This is largely the point of the LGBT community, although “LGBT” covers only a small fraction of queer identities.
Finding these identifying labels can be nearly impossible without media. Between the internet, television, and films, we have countless options to discover new things about the world ourselves. Coming to terms with my sexuality was incredibly difficult, but finding the word “bisexuality” and seeing other people who could relate to my internal struggle provided clarity to my dilemma. Media representation of bisexuality is still very small with very few shows even saying the word “bisexual”, but even knowing that this label existed was enough to comfort me and support me as I sorted through an identity crisis.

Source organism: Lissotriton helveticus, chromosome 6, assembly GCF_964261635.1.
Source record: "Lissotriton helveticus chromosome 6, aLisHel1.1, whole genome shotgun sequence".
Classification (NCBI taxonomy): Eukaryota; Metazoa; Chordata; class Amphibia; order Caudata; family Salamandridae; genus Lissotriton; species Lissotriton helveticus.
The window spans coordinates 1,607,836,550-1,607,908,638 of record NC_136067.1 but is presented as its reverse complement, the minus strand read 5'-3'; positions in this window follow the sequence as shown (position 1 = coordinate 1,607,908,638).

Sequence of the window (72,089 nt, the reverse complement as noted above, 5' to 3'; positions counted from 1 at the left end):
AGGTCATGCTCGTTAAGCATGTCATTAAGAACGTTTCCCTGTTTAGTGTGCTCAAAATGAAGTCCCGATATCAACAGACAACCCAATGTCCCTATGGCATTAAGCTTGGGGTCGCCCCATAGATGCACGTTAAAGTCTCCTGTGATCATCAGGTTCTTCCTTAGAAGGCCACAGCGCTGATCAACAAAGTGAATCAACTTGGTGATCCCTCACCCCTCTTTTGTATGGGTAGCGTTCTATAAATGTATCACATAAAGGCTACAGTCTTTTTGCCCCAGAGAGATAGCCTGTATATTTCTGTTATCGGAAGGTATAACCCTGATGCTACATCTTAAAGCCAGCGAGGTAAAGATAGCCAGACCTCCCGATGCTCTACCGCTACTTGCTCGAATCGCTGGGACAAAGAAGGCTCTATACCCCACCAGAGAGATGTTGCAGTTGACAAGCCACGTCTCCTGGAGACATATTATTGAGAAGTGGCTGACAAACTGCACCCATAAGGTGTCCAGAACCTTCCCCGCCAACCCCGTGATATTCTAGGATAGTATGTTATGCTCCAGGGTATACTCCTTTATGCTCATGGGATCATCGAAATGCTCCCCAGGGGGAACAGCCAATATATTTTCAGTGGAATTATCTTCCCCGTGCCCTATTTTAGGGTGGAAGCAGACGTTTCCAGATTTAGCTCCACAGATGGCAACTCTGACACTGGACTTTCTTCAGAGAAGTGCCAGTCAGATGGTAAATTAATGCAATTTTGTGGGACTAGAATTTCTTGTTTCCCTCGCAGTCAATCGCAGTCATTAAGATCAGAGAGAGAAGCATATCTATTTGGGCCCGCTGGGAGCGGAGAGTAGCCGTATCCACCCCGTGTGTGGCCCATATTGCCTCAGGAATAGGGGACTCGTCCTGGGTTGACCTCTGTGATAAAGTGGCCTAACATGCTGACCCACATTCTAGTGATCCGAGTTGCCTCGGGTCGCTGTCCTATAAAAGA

As queer sexualities are being normalized within the public eye, queer gender identities still have a long way to go. Transgender representation is very small – notable examples include Sophia Burset from the Netflix series Orange Is the New Black, Maya Avant of The Bold and the Beautiful, and Max Sweeney of The L Word. Even within this representation, transgender actors and actresses are rarely cast to play transgender roles. Of the three previous examples, only Sophia Burset is played by a transgender actress, Laverne Cox. Maya Avant is a transwoman played by a ciswoman, and Max Sweeney is a transman played by a ciswoman. While the existence of transgender characters is remarkable and moving the industry towards inclusivity, the reluctance to cast transgender actors shows a lack of actual activism and suggests these characters exist for shock factor and potential publicity.